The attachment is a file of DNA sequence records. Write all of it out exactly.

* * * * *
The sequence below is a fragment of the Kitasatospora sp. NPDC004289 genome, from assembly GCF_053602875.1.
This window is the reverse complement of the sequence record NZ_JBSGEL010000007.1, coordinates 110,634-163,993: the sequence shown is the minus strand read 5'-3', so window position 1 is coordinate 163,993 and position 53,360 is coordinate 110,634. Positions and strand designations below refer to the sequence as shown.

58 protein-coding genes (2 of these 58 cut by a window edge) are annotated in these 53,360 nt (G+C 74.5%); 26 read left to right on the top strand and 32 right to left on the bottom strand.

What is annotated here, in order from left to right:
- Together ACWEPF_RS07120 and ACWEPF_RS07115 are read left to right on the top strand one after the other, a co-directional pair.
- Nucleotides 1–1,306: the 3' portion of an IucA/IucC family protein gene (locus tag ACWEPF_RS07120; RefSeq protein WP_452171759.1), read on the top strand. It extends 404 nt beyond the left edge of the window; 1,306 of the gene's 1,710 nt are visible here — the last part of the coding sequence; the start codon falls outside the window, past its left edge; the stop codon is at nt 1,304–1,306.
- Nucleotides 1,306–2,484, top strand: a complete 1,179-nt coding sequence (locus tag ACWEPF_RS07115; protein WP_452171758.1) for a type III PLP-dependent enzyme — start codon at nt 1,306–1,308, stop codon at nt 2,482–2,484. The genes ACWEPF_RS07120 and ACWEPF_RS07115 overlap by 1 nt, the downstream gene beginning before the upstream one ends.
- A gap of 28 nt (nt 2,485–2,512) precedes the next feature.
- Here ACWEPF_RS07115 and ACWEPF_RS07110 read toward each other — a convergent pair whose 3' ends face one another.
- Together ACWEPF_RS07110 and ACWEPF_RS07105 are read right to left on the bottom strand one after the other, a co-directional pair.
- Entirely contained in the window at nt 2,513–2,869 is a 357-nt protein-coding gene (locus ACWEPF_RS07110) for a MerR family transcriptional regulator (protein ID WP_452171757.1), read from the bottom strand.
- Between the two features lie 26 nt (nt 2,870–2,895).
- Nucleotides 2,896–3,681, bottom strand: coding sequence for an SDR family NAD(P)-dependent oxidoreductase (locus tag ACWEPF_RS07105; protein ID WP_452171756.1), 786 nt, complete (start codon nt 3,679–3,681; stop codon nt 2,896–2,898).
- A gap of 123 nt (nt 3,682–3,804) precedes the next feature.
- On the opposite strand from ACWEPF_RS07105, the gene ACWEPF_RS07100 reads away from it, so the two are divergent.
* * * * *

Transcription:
The sequence below is a fragment of the Kitasatospora sp. NPDC004289 genome, from assembly GCF_053602875.1.
This window is the reverse complement of the sequence record NZ_JBSGEL010000007.1, coordinates 110,634-163,993: the sequence shown is the minus strand read 5'-3', so window position 1 is coordinate 163,993 and position 53,360 is coordinate 110,634. Positions and strand designations below refer to the sequence as shown.

58 protein-coding genes (2 of these 58 cut by a window edge) are annotated in these 53,360 nt (G+C 74.5%); 26 read left to right on the top strand and 32 right to left on the bottom strand.

What is annotated here, in order from left to right:
- Together ACWEPF_RS07120 and ACWEPF_RS07115 are read left to right on the top strand one after the other, a co-directional pair.
- Nucleotides 1–1,306: the 3' portion of an IucA/IucC family protein gene (locus tag ACWEPF_RS07120; RefSeq protein WP_452171759.1), read on the top strand. It extends 404 nt beyond the left edge of the window; 1,306 of the gene's 1,710 nt are visible here — the last part of the coding sequence; the start codon falls outside the window, past its left edge; the stop codon is at nt 1,304–1,306.
- Nucleotides 1,306–2,484, top strand: a complete 1,179-nt coding sequence (locus tag ACWEPF_RS07115; protein WP_452171758.1) for a type III PLP-dependent enzyme — start codon at nt 1,306–1,308, stop codon at nt 2,482–2,484. The genes ACWEPF_RS07120 and ACWEPF_RS07115 overlap by 1 nt, the downstream gene beginning before the upstream one ends.
- A gap of 28 nt (nt 2,485–2,512) precedes the next feature.
- Here ACWEPF_RS07115 and ACWEPF_RS07110 read toward each other — a convergent pair whose 3' ends face one another.
- Together ACWEPF_RS07110 and ACWEPF_RS07105 are read right to left on the bottom strand one after the other, a co-directional pair.
- Entirely contained in the window at nt 2,513–2,869 is a 357-nt protein-coding gene (locus ACWEPF_RS07110) for a MerR family transcriptional regulator (protein ID WP_452171757.1), read from the bottom strand.
- Between the two features lie 26 nt (nt 2,870–2,895).
- Nucleotides 2,896–3,681, bottom strand: coding sequence for an SDR family NAD(P)-dependent oxidoreductase (locus tag ACWEPF_RS07105; protein ID WP_452171756.1), 786 nt, complete (start codon nt 3,679–3,681; stop codon nt 2,896–2,898).
- A gap of 123 nt (nt 3,682–3,804) precedes the next feature.
- On the opposite strand from ACWEPF_RS07105, the gene ACWEPF_RS07100 reads away from it, so the two are divergent.